At the least, you want to be able to put the balls of your feet down in case you need to “tip-toe” the bike through a muddy pit or take a rest break after riding up a big hill. As well, if you need to suddenly stop to avoid something dangerous, and can’t touch the ground, say hello to your leg getting pinned under a bike!
However, there is hope…
There are professional people out there in the real world that can help you find the right size bike, and they are known as “Sales Guys” at your local powersports dealer. Never be afraid to go in, talk to the dirt bike guys or gals, and try a few bikes on for size. Odds are they will be able to find the perfect bike for your height and weight.
Common courtesy, however, is that when you do have an idea what you want to get, ask for their business card. They helped you find the right bike, it’s only fair they get to sell it to you when you decide to buy.
Try Before You Buy
A lot of adventure sport and powersport dealerships will have manufacturer-supported demo days. They very often occur in the middle of spring, all through the summer, and very rarely in the fall, but you never know.
It must be emphasized however, these are not learn-to-ride days. The main point of these days is for the manufacturer to sell a bike to a novice or experienced rider that already knows the basics of motorcycling. Sure, as dirt bikes are not road legal, you can’t take them out on the public road, but a section of the parking lot should be roped off for the off-road stuff to be ridden around in circles to get a good feel for them.
In many places that have outdoor motorsports parks or venues that have public days, you can rent a dirt bike and have a spin on terrain these things are meant for. As part of the rental deals, a lot of places also offer quick beginner courses, giving you 30 minutes or so of instruction on how a dirt bike handles, rides, turns, and grips differently than a road bike. Just be sure to rent, borrow, or buy a good off-road specific helmet, and have motorsport grade goggles (ski goggles do not count).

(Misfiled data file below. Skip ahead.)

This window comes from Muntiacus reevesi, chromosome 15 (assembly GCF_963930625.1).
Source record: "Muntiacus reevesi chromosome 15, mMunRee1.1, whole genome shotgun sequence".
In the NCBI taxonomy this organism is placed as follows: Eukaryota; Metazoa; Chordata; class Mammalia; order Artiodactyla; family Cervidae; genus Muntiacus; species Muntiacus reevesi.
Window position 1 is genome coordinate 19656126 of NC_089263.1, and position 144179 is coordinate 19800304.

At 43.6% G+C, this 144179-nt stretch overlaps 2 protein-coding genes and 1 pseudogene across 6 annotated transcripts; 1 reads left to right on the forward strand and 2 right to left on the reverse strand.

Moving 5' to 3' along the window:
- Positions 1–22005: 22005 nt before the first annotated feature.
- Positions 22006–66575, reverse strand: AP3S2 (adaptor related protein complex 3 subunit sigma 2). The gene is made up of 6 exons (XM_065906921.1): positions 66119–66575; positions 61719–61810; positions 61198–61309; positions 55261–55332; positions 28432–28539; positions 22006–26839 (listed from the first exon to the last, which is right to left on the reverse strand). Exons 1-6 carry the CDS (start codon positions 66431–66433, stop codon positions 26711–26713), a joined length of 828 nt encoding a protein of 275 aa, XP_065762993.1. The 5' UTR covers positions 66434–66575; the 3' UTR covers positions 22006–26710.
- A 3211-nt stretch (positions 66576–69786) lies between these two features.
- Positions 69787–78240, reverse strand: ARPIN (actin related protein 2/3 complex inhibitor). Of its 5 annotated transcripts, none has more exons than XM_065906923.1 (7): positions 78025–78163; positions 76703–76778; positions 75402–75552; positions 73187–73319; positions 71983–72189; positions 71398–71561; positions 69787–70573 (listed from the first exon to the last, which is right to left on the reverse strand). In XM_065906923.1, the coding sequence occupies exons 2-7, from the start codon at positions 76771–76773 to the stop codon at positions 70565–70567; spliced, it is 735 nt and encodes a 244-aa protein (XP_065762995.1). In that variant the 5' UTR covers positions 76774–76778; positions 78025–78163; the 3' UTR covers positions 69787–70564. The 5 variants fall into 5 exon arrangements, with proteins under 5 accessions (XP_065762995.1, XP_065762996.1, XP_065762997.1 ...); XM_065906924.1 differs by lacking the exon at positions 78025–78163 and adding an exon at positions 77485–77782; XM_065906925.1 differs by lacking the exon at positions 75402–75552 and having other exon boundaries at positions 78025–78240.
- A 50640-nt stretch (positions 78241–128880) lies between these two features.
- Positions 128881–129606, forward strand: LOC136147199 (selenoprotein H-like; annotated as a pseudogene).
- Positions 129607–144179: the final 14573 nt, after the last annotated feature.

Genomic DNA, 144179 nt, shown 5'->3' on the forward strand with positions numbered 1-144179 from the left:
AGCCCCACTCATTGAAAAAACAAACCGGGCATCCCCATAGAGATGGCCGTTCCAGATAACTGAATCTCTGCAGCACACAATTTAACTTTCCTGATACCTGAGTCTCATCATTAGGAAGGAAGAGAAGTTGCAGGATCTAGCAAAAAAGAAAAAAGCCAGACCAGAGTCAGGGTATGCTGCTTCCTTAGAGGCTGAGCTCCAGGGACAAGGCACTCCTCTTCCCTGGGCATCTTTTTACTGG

Lastly, if nothing else is available, borrow a bike from your friend. This can be the most “iffy” way to try out a bike because your friend might be riding since age 3 and you’re still learning to control the throttle with your right wrist. That same friend will probably be overjoyed to teach you a few things about dirt riding.
The biggest point, I must repeat, is to check your ego at the door. Don’t hop on a dirt bike and expect to be the next X-Games gold medallist in 20 minutes. A dirt bike can kill you just as fast as a road bike if you’re stupid with it, and often in much more painful ways.
Happy Dirt Biking!
And there you have it. Three steps to find out what dirt bike is perfect for you. There are also a lot of very novice-friendly bikes, such as the Yamaha TT-R125LE, the Honda CRF125F or CRF230F (bigger displacement, but very friendly power curve), or the venerable Suzuki DR200S, one of the best beginner dual sports money can buy.
Just remember: whatever you ride, all the gear, all the time. This is slightly different for trail bikes and dirt bikes, but at the least, proper helmet, gloves, goggles, boots, and a chest protector/armor.